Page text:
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Create your own media server with QNAP's 4-bay NAS down to $449 on Amazon

Qnap 4bay Nas
Qnap 4bay Nas (Image credit: Newegg)

The QNAP TS-453Be-4G-US 4-bay professional network-attached storage device (opens in new tab) is down to $449 on Amazon right now. This is a crazy drop considering the QNAP normally sells for $100 more. This wasn't a sudden drop either. It has been steadily declining since early July. Today's price just marks an all-new low for the device.

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QNAP TS-453Be-4G-US 4-bay professional network-attached storage (opens in new tab)

Has an Intel Celeron J3455 quad-core 1.5GHz processor, 8GB DDR3L RAM, support for SATA 6GB, a PCIe slot for a 10GbE network card, and more. Includes 4K transcoding, Aes-ni encryption, room for an expansion unit, built-in speaker, and more.

The QNAP is built to be a powerhouse of a machine. Network-attached storage devices are generally supposed to be after all. The idea is to connect this to your network, keep it secure both physically and hardware wise and dump all your shared media on it. This can be anything from photos to movies to important documents you might need to share in a small office setting.

The specifications for this particular device include an Intel Celeron J3455 quad-core 1.5GHz processor that can boost up to 2.3GHz, 4GB DDR3L RAM that can be upgraded to 8GB, and tons of room for expansion. It supports SATA 6G or 2 Gbe network cards. The PCIe slot gives you the ability to add a 10GbE network card or a QM2 dual-port M.2 SSD, or a USB 3.1 card if you want to add that.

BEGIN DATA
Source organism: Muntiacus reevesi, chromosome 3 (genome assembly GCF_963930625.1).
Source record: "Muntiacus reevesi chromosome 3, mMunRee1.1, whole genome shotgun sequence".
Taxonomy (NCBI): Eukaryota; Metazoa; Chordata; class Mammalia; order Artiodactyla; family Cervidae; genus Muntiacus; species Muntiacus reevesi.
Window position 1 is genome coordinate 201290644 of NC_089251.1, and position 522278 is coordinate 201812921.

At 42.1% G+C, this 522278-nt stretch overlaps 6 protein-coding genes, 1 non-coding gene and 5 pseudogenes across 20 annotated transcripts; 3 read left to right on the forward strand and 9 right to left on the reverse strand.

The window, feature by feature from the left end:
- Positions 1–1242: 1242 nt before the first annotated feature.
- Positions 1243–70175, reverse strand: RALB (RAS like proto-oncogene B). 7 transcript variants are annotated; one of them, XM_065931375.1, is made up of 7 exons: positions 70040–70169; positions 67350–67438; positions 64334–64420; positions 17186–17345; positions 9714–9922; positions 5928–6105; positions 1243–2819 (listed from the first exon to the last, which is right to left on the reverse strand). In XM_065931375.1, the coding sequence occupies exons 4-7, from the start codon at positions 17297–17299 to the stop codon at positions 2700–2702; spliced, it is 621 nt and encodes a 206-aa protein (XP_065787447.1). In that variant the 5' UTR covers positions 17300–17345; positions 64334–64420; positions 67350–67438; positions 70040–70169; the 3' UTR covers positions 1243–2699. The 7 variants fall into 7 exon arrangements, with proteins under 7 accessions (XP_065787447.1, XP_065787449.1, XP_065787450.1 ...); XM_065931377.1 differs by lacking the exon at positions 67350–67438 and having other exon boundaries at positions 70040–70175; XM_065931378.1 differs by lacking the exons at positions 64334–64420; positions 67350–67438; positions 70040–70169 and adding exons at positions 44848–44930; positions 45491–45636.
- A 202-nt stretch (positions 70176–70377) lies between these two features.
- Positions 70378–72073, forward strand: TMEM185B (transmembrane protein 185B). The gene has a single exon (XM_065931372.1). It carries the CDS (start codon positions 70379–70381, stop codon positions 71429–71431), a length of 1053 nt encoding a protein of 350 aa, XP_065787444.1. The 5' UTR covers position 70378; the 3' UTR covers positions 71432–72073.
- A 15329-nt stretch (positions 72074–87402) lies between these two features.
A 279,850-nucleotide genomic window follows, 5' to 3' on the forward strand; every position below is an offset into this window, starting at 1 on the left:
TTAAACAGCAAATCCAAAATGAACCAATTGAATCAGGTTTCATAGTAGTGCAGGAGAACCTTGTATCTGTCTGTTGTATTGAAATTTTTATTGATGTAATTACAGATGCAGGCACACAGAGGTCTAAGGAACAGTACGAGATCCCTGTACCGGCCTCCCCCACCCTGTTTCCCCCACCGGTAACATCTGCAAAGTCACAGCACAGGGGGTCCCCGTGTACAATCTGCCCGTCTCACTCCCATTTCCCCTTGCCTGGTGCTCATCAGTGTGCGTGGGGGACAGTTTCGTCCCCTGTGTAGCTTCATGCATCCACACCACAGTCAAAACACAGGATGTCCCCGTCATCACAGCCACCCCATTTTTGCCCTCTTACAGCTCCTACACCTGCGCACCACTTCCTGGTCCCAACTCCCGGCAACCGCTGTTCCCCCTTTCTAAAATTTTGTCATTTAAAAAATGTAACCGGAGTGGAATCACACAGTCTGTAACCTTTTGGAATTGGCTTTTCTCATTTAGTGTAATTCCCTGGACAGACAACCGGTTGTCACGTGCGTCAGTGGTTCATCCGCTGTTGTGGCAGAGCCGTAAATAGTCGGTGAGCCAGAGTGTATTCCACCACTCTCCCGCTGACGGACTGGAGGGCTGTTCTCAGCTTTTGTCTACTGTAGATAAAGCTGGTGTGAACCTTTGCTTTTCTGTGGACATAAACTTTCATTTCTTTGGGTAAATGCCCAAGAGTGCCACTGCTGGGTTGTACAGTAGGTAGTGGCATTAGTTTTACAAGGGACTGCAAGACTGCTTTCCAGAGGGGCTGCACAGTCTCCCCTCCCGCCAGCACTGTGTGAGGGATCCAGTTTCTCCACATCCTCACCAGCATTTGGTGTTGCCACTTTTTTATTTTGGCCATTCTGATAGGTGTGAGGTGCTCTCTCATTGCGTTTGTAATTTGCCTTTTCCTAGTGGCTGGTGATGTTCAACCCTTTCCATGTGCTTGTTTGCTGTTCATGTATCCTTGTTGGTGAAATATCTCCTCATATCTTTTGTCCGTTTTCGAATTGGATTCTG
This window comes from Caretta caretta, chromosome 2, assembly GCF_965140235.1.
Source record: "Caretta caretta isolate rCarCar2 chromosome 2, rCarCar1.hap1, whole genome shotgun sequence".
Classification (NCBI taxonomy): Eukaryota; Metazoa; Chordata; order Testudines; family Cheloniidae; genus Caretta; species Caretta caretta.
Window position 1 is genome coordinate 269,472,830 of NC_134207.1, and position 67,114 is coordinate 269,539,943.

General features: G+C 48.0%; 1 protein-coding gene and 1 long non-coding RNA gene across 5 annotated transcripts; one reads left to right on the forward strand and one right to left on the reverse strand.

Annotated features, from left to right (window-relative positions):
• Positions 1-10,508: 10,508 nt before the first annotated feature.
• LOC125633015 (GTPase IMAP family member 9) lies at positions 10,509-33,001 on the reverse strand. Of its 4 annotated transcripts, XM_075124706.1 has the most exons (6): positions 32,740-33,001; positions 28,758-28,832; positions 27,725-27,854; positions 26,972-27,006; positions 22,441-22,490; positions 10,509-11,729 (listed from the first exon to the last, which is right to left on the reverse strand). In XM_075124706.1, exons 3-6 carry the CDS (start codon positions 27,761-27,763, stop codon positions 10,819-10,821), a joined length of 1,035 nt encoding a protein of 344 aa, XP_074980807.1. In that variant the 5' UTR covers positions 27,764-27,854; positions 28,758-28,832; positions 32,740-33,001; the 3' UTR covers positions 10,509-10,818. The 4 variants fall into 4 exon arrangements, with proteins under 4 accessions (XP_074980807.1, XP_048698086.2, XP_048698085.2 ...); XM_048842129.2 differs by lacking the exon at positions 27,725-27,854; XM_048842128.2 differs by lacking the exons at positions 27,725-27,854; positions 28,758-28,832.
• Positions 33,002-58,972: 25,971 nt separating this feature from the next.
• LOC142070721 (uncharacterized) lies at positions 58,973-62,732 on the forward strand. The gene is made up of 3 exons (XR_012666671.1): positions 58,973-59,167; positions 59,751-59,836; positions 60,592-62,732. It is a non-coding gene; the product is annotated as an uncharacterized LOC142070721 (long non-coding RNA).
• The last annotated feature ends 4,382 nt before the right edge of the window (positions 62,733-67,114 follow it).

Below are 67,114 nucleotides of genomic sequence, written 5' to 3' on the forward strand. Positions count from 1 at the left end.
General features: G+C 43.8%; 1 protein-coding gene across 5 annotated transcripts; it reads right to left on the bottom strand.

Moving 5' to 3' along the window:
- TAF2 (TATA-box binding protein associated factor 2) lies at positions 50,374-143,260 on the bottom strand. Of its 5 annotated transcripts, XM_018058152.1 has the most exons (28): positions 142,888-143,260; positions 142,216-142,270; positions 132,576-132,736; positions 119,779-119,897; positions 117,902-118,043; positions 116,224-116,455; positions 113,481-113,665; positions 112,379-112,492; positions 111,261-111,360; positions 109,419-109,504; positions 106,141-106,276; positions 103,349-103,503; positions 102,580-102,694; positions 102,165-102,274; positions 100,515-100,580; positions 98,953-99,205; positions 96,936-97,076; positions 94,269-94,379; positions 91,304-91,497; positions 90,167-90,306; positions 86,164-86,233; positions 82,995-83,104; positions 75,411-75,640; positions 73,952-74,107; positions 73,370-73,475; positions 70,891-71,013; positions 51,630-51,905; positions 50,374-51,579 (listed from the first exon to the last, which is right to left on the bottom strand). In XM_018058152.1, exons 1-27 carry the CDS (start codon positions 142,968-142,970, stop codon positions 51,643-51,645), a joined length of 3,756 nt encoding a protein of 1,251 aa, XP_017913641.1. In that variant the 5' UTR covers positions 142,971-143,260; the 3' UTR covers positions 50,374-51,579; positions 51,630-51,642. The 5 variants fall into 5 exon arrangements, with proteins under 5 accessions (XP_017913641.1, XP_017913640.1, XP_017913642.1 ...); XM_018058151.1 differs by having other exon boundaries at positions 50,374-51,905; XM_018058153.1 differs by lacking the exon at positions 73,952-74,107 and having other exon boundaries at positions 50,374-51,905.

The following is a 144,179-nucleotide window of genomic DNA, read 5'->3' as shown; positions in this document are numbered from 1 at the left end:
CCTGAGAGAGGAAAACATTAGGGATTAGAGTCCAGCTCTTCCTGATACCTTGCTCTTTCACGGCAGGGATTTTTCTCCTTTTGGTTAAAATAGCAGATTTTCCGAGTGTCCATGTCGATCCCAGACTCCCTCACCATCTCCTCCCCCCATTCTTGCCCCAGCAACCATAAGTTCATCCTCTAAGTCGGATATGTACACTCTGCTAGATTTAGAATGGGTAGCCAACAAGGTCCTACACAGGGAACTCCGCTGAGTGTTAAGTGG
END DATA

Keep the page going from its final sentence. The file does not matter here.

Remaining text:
Features of the QNAP include Aes-ni encryption, 4K hardware transcoping, and dual 4K HDMI slots. You get 4K media playback and cna even connect the QNAP straight to an HDTV to watch in high definition. The QNAP takes snapshots of its system and records the status and data so you can restore anything that's accidentally deleted or modified.

This is a 4-bay system, but network-attached storage devices generally don't come with any storage by default. You'll want to add the hard drives yourself. You don't need to fill all four bays, but you usually want at least two so the QNAP can set up a redundant system in case one fails. The WD Red (opens in new tab) and Seagate Ironwolf (opens in new tab) are both popular selections for these type of devices.

John Levite
Deals Editor

J.D. Levite has been in the deals game since 2012. He has posted daily deals at Gizmodo, The Wirecutter, The Sweethome, and now covers deals for Android Central, iMore, and Windows Central. He was there for the first Prime Day and has braved the full force of Black Friday. If you cut him, he bleeds savings. But don't try it for real. That's a metaphor.